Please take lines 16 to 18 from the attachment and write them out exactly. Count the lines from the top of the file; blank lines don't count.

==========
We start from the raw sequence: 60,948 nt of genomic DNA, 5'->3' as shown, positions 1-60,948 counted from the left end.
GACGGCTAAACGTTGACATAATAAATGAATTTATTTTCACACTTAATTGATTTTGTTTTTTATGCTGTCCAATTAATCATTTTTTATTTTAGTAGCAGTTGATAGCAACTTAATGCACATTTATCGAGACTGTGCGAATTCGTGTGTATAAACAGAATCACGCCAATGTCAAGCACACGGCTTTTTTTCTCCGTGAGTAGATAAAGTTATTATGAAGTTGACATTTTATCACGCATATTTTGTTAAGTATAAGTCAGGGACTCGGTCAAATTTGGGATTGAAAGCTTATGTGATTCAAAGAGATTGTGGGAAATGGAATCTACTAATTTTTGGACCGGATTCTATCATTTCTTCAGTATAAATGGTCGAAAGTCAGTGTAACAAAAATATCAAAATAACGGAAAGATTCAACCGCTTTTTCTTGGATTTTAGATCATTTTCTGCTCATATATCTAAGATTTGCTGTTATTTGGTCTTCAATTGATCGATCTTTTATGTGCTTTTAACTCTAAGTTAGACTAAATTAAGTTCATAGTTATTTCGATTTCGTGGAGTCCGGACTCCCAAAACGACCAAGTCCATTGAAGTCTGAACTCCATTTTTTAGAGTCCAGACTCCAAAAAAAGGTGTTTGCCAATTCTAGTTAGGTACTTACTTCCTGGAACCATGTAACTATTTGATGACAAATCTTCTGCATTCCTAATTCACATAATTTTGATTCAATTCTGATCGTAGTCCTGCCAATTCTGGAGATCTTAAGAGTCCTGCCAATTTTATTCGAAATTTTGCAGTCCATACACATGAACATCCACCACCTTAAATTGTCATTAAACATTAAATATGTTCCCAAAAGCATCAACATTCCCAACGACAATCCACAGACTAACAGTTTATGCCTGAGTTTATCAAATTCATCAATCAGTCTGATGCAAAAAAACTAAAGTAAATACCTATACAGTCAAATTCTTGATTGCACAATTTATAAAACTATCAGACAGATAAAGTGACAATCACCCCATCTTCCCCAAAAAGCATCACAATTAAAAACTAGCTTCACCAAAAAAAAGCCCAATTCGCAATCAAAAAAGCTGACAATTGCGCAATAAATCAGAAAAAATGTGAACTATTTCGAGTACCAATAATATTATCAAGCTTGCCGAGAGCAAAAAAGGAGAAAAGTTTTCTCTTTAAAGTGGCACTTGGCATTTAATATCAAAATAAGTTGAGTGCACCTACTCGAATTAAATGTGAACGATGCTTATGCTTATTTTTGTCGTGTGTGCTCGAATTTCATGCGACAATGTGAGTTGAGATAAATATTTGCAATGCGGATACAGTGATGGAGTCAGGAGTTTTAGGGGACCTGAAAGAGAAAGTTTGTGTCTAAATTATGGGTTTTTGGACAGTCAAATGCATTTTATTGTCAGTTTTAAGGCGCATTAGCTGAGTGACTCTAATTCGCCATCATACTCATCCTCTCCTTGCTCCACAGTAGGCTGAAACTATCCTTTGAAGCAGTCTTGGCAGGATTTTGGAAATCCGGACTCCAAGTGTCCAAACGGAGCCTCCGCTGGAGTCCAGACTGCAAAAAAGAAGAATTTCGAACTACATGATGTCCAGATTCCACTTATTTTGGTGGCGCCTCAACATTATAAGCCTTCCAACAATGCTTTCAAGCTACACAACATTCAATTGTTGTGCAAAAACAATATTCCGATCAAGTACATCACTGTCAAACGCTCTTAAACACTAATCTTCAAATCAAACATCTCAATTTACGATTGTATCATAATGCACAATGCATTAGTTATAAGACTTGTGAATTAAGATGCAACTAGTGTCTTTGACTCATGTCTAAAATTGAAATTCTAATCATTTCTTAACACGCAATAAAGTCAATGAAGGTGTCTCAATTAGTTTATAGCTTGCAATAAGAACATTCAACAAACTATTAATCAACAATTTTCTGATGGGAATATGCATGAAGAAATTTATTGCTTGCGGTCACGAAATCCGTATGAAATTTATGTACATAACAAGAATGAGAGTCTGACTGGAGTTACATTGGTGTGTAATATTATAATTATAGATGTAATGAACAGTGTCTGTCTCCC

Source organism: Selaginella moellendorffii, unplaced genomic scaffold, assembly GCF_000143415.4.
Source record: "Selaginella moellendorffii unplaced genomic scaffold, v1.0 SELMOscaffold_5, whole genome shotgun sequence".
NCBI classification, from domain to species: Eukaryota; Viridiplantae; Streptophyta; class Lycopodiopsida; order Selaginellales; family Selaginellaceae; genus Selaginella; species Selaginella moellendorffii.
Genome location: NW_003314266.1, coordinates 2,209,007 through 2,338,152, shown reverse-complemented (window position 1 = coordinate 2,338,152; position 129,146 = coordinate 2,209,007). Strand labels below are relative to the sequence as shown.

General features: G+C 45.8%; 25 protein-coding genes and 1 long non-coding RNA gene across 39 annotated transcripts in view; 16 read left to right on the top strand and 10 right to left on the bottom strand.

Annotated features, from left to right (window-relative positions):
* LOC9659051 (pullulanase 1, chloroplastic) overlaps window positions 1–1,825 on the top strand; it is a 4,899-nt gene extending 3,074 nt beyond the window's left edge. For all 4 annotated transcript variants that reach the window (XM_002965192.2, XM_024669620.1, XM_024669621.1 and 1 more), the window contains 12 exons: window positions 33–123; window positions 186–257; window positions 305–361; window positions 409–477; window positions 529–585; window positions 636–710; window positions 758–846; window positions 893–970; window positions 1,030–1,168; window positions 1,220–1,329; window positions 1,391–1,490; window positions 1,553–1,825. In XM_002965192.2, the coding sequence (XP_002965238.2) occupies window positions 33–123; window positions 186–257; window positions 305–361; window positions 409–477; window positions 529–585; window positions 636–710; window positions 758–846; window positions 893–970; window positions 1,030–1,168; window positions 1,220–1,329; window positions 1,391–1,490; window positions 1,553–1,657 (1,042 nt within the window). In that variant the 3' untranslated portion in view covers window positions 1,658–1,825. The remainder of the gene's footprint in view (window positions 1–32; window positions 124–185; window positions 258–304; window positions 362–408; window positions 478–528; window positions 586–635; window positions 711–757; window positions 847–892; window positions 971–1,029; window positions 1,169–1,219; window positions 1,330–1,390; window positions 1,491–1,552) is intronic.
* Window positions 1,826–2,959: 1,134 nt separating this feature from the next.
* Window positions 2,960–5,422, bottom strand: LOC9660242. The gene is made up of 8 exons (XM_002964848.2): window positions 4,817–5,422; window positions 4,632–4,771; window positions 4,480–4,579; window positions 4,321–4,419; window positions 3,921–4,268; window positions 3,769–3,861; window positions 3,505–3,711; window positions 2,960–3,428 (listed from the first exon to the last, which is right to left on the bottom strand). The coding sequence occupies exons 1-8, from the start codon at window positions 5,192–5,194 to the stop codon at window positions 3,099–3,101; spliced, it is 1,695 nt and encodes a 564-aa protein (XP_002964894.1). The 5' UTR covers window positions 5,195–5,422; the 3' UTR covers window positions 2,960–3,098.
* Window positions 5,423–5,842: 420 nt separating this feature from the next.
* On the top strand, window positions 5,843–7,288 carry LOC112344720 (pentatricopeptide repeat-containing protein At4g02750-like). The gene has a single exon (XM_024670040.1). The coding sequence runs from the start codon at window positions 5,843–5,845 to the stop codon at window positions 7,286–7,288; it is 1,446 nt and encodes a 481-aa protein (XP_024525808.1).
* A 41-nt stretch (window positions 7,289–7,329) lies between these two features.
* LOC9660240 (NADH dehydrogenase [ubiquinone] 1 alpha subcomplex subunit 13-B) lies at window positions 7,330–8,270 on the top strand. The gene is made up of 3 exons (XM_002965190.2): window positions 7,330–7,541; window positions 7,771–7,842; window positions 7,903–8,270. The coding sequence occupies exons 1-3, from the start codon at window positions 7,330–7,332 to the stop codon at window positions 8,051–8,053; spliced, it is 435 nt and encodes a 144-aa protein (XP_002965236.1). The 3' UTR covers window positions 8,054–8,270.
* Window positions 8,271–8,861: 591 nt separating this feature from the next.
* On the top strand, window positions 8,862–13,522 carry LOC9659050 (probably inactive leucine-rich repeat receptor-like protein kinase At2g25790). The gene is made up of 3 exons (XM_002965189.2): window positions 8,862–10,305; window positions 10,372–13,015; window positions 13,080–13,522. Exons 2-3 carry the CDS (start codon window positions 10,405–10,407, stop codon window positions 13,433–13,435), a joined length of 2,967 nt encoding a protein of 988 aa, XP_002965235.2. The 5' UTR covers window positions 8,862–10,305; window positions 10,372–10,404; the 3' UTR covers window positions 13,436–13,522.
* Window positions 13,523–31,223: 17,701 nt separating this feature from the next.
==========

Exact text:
* Window positions 8,271–8,861: 591 nt separating this feature from the next.
* On the top strand, window positions 8,862–13,522 carry LOC9659050 (probably inactive leucine-rich repeat receptor-like protein kinase At2g25790). The gene is made up of 3 exons (XM_002965189.2): window positions 8,862–10,305; window positions 10,372–13,015; window positions 13,080–13,522. Exons 2-3 carry the CDS (start codon window positions 10,405–10,407, stop codon window positions 13,433–13,435), a joined length of 2,967 nt encoding a protein of 988 aa, XP_002965235.2. The 5' UTR covers window positions 8,862–10,305; window positions 10,372–10,404; the 3' UTR covers window positions 13,436–13,522.
* Window positions 13,523–31,223: 17,701 nt separating this feature from the next.